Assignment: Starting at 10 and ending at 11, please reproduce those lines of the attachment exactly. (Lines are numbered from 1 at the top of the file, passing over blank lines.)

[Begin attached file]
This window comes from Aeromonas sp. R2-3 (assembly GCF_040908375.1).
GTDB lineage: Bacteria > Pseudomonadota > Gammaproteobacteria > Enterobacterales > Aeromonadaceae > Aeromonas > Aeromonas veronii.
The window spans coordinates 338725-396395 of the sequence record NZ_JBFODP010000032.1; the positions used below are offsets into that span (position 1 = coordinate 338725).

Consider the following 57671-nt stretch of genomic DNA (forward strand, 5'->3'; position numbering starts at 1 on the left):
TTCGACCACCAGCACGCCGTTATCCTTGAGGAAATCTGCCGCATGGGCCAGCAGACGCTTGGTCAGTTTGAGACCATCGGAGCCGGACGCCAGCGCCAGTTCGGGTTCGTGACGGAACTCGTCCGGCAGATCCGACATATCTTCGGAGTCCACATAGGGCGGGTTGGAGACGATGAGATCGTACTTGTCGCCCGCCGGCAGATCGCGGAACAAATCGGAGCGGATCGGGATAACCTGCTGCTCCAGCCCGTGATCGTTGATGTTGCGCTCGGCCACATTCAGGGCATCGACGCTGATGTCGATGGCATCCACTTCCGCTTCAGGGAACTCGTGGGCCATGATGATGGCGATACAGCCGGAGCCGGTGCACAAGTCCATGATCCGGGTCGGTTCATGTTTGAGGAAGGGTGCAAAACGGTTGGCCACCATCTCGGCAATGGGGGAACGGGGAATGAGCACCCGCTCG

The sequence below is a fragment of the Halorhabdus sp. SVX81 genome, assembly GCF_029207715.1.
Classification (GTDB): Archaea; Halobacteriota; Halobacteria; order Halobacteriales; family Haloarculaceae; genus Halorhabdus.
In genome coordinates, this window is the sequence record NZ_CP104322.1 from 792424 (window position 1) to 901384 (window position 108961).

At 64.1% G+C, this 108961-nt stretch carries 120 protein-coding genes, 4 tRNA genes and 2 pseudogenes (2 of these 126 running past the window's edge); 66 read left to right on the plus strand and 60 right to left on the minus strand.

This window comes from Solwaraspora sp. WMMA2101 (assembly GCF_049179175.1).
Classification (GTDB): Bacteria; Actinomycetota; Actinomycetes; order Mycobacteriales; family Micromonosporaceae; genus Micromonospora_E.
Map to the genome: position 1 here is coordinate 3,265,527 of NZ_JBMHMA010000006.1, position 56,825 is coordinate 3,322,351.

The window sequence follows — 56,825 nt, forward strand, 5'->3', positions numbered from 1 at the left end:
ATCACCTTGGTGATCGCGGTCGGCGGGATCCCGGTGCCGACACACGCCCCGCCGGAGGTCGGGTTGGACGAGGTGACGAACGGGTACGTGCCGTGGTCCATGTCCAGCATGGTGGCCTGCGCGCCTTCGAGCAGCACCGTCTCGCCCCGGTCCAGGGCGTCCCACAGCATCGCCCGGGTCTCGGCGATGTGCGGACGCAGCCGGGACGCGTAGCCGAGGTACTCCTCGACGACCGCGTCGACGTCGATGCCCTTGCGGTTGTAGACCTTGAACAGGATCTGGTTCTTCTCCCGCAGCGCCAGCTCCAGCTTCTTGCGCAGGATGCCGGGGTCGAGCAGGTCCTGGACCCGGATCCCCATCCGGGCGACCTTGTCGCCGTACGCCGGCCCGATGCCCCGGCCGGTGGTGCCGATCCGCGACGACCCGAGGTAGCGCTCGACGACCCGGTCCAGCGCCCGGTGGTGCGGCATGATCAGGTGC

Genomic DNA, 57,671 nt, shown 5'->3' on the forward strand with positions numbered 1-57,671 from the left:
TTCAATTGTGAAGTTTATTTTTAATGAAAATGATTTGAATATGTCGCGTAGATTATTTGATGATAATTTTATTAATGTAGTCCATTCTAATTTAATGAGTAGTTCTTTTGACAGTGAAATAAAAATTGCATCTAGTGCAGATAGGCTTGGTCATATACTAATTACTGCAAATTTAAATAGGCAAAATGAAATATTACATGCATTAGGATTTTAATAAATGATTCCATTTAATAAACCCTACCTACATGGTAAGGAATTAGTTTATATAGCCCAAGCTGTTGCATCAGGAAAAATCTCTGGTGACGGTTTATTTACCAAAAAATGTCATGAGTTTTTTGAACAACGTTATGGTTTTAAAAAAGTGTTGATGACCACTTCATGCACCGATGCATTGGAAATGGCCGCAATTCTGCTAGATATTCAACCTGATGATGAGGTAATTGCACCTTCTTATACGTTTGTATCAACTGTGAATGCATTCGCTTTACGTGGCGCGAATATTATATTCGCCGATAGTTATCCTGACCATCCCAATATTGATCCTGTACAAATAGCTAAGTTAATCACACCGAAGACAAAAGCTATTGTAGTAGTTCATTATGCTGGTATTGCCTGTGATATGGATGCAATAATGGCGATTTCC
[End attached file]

This window comes from Solwaraspora sp. WMMA2101 (assembly GCF_049179175.1).
Classification (GTDB): Bacteria; Actinomycetota; Actinomycetes; order Mycobacteriales; family Micromonosporaceae; genus Micromonospora_E.